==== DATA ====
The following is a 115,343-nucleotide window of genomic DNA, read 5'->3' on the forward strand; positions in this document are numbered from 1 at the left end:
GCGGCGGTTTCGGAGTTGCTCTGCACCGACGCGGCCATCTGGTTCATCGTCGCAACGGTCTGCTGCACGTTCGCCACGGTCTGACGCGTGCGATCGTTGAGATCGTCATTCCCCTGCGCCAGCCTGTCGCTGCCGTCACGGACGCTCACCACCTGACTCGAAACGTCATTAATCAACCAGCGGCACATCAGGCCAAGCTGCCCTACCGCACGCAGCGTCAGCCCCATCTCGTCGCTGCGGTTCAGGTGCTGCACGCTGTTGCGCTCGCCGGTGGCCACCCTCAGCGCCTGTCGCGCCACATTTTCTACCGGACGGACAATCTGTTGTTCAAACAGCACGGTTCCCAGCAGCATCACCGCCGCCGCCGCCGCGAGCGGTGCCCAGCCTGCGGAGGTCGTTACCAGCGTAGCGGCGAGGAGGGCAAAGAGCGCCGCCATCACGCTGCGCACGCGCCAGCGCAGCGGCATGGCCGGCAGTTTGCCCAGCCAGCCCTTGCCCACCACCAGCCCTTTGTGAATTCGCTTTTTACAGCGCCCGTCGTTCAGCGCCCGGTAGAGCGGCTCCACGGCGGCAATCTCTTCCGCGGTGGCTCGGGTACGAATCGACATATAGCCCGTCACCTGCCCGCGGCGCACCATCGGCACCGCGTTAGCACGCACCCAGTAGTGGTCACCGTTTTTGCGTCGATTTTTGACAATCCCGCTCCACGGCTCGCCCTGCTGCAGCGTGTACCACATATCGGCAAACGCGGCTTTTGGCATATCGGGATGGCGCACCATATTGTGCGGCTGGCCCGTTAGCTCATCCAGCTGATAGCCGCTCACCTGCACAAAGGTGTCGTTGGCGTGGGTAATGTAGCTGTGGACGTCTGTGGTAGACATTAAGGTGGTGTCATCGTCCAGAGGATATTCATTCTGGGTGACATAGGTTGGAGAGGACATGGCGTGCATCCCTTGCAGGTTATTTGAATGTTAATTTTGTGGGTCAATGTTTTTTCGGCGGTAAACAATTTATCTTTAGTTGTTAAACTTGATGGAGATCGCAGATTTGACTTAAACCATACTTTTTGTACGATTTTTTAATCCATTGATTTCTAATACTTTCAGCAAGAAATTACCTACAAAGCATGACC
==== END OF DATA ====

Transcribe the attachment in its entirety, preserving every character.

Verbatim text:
The following is a 115,343-nucleotide window of genomic DNA, read 5'->3' on the forward strand; positions in this document are numbered from 1 at the left end:
GCGGCGGTTTCGGAGTTGCTCTGCACCGACGCGGCCATCTGGTTCATCGTCGCAACGGTCTGCTGCACGTTCGCCACGGTCTGACGCGTGCGATCGTTGAGATCGTCATTCCCCTGCGCCAGCCTGTCGCTGCCGTCACGGACGCTCACCACCTGACTCGAAACGTCATTAATCAACCAGCGGCACATCAGGCCAAGCTGCCCTACCGCACGCAGCGTCAGCCCCATCTCGTCGCTGCGGTTCAGGTGCTGCACGCTGTTGCGCTCGCCGGTGGCCACCCTCAGCGCCTGTCGCGCCACATTTTCTACCGGACGGACAATCTGTTGTTCAAACAGCACGGTTCCCAGCAGCATCACCGCCGCCGCCGCCGCGAGCGGTGCCCAGCCTGCGGAGGTCGTTACCAGCGTAGCGGCGAGGAGGGCAAAGAGCGCCGCCATCACGCTGCGCACGCGCCAGCGCAGCGGCATGGCCGGCAGTTTGCCCAGCCAGCCCTTGCCCACCACCAGCCCTTTGTGAATTCGCTTTTTACAGCGCCCGTCGTTCAGCGCCCGGTAGAGCGGCTCCACGGCGGCAATCTCTTCCGCGGTGGCTCGGGTACGAATCGACATATAGCCCGTCACCTGCCCGCGGCGCACCATCGGCACCGCGTTAGCACGCACCCAGTAGTGGTCACCGTTTTTGCGTCGATTTTTGACAATCCCGCTCCACGGCTCGCCCTGCTGCAGCGTGTACCACATATCGGCAAACGCGGCTTTTGGCATATCGGGATGGCGCACCATATTGTGCGGCTGGCCCGTTAGCTCATCCAGCTGATAGCCGCTCACCTGCACAAAGGTGTCGTTGGCGTGGGTAATGTAGCTGTGGACGTCTGTGGTAGACATTAAGGTGGTGTCATCGTCCAGAGGATATTCATTCTGGGTGACATAGGTTGGAGAGGACATGGCGTGCATCCCTTGCAGGTTATTTGAATGTTAATTTTGTGGGTCAATGTTTTTTCGGCGGTAAACAATTTATCTTTAGTTGTTAAACTTGATGGAGATCGCAGATTTGACTTAAACCATACTTTTTGTACGATTTTTTAATCCATTGATTTCTAATACTTTCAGCAAGAAATTACCTACAAAGCATGACC